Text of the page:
The Single Most Frustrating Thing About Parkinson’s
It is the single most frustrating thing about my current state in Parkinson’s disease progression.
It’s not the hallucinations. I can deal with the occasional hallucination (or, “illlluuuuuuuuuusion” as my neuro doc calls them). I had another auditory hallucination yesterday. This would be the second such. The first is documented here. Yesterday afternoon, while seated at this very computer, I heard a rather loud “MEOW!” coming from the living room. The TV was on, but it was Andrea Mitchell talking to somebody about something, and she RARELY meows on her show. I looked at my two dogs. Certainly THEY would have been alerted by such a loud meow. They both laid there, sleeping. But I HEARD a LOUD MEOW! So, we chalk it up to auditory hallucinations.
It’s not the walking, the freezing or the balance problems. I’m used to that now. I know how to get myself free when I freeze. I know to try to keep my center of gravity balanced at all times. I refrain from doing things that will cause me to tip over.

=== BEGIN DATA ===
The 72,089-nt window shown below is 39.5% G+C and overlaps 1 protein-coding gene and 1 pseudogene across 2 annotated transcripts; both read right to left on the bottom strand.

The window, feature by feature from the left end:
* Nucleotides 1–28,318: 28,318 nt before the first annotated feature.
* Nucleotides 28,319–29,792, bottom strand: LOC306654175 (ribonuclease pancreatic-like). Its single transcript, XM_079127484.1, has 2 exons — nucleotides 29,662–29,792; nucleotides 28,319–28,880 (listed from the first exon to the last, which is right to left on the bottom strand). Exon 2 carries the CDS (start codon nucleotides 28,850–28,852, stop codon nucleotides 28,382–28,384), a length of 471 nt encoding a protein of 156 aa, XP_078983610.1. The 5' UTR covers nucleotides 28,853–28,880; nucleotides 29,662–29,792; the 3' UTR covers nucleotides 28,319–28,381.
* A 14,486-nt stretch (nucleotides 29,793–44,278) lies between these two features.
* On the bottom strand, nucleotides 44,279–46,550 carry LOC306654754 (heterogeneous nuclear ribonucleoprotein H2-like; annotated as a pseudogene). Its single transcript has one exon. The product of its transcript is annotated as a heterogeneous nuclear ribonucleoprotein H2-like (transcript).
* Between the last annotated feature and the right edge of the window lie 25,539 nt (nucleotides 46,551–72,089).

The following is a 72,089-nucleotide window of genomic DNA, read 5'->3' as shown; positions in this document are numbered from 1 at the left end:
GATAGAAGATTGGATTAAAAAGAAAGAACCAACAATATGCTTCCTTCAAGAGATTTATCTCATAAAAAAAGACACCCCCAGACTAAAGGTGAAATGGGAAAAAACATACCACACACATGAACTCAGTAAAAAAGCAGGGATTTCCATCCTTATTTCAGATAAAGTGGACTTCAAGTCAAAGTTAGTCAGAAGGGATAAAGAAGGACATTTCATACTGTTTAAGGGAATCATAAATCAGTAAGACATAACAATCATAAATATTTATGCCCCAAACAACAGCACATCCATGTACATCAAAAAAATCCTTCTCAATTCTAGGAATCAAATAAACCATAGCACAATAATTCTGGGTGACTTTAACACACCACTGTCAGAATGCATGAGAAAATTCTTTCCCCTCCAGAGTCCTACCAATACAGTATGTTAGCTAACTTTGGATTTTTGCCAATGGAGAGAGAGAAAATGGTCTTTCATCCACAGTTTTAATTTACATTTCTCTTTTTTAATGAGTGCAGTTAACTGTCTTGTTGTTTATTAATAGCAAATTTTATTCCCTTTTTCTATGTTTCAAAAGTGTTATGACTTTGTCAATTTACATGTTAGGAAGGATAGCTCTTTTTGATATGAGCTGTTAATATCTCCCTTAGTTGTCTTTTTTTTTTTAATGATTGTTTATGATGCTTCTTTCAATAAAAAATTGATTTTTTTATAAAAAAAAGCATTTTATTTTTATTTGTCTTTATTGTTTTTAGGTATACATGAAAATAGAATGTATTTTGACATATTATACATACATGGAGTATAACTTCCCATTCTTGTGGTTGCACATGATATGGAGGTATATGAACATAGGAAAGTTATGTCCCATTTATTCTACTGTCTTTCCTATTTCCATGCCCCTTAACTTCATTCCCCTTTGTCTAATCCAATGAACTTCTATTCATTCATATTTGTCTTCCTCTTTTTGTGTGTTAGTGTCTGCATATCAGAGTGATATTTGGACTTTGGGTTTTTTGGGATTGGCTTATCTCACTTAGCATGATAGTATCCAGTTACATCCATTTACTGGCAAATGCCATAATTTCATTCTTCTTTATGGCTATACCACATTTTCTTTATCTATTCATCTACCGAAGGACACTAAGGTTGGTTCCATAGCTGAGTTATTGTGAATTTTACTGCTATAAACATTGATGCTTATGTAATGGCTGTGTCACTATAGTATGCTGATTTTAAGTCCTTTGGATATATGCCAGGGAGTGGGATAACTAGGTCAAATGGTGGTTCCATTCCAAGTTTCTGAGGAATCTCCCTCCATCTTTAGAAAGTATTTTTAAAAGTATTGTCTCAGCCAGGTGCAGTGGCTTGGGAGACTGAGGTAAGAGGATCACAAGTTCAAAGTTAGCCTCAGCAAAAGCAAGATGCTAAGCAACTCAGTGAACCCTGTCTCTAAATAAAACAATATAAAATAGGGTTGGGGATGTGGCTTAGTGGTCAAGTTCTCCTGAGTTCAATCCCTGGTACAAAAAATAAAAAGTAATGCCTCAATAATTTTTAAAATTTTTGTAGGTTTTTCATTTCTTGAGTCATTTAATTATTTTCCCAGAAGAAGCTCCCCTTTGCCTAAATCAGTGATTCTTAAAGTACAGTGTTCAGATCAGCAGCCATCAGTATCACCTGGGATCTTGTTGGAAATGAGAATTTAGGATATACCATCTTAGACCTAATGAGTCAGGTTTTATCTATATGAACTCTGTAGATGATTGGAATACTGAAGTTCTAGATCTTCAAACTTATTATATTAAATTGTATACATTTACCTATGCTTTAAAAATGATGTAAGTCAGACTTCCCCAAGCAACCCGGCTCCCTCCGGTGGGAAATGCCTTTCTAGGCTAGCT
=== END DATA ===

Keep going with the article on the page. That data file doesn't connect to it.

It’s not the slowness. I’m in no hurry to get anywhere… although it is a hassle when a sudden “potty emergency” comes on and I have to make my slow way down the hallway to the bathroom while the urgency grows. But that’s what the “Depends” are for.
It’s not even the onset of dementia. It’s frustrating not being able to figure things out sometimes and lacking focus and not being as quick on the uptake. But I figure when it fully sets in, it’ll be everyone ELSE’s problem… not mine. 🙂
No, the single most frustrating thing about where I am in my Parkinson’s progression is the WAY IT’S MESSING WITH MY TALKING! It’s not the typical whispery, throaty, hoarse PD kind of speech. It’s just that I’ve got a case of the “yibble bibbles!”
Just now, for instance.
Gail said she was going to try to tackle cleaning TJ’s office today.
What I wanted to say was, “Feeling energetic today?”
What came out was, “Feel.. feel… feel…um… feeling…”
Gail finished my sentence for me. “Energetic? Not really. But it has to get done.”
I started saying something else, I don’t even remember what it was, but it was all garbled and nonsensical so I put my face in my hands and moaned. “JEEEEEEESUS, I hate this!” (That part came out quite clearly.)
For someone who has made a living with his voice, with his ability to be witty and humorous and snarky off the cuff, this inability at times to express myself is particularly frustrating. I don’t even like talking on the phone any more because of it.
Maybe if I start walking around with a blue jacket, red bow tie and no pants, I can just tell people I’m doing a Porky Pig impression. Then we’ll blame it in the dementia.
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